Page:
When animals loose their value to society, especially in a society so poor,

they simply will cease to exist. When hunting goes, so does the reason

to tolerate the game. They will be exploited to the last.


Africa’s human population is soaring with current estimates in the region of 1.3billion people on the continent. You only have to go back to the 1980’s and there were less than half of that. With no indication of this growth slowing, the simple truth is that Africans are breeding themselves into starvation, and with that the demise of their habitat and wildlife.

Equally staggering are the rapid decline in the numbers of lions, which, call me mad, correlate very closely the human population explosion. Best estimate give a lion population around the one million mark a century ago, with that dropping to 100,000 by the late 1980’s. Today the exact number is unclear but most consider 20-30,000 to be reasonable. It doesn’t take a genius to see how quickly we could lose the lion.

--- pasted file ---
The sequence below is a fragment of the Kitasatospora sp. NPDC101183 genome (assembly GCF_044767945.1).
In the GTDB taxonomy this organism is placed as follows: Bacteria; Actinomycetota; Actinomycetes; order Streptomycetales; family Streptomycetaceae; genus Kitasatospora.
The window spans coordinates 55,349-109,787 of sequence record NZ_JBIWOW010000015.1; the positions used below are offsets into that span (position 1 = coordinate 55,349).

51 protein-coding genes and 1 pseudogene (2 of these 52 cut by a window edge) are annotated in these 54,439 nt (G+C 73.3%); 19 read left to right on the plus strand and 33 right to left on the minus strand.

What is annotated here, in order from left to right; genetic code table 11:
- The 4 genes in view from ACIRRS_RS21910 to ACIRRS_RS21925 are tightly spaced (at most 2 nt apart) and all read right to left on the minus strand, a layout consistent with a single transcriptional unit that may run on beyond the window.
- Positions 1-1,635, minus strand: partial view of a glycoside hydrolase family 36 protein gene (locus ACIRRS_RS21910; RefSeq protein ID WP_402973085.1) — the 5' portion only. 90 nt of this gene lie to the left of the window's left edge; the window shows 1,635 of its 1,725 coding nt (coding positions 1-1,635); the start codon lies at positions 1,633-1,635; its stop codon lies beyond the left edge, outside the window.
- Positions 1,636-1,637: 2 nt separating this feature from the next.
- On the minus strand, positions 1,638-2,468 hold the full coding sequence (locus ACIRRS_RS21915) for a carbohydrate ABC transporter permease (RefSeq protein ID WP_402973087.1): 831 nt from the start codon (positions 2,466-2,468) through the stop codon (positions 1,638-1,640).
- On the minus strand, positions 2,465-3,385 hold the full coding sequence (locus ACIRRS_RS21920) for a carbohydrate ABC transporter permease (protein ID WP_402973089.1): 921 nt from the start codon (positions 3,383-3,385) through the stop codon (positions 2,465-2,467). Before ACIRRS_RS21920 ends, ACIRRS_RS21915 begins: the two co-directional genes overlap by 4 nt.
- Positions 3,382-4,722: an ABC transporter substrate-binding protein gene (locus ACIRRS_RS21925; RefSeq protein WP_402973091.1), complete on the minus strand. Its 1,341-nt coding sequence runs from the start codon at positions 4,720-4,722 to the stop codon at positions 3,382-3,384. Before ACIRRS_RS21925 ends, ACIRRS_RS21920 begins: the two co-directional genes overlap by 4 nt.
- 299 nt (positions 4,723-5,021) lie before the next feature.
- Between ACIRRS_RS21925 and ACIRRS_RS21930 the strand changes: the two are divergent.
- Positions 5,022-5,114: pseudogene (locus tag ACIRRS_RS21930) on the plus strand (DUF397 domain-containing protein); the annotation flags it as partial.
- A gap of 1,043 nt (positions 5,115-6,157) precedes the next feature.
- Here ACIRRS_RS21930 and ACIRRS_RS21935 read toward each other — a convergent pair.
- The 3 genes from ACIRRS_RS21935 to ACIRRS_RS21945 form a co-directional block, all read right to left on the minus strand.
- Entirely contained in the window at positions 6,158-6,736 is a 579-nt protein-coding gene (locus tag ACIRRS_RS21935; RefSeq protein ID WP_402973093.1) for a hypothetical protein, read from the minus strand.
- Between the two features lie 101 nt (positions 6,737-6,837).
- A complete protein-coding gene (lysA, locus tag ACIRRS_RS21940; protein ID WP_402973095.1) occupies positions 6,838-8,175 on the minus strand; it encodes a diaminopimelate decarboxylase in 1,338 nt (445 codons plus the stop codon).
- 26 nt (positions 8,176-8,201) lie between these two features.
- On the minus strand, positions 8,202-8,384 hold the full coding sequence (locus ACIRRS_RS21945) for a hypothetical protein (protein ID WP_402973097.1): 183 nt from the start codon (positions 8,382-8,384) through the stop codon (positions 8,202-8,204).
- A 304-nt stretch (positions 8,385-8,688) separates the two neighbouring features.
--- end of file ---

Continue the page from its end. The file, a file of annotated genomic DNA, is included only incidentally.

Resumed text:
Yes of course poaching is having catastrophic impacts on a variety of species, but don’t think that the population increases haven’t impacted population to at least an equal extent. Lions require vast areas of territory, with an abundant source of wild game to survive and thrive. A male Lion may hold up to 100 square miles of territory for one pride. The places in Africa where lions can live without coming into conflict with humans are becoming increasingly limited. The drive for agriculture continues to feed hungry human mouths, and this is simply not compatible or economic with competition from the herbivores lions need as prey. Indeed lions are not compatable with cattle, especially in the absence of wild game. The only wild places lions have left are the large national parks, and those remote hunting concessions far from the beaten track any photo tourists would be willing to travel.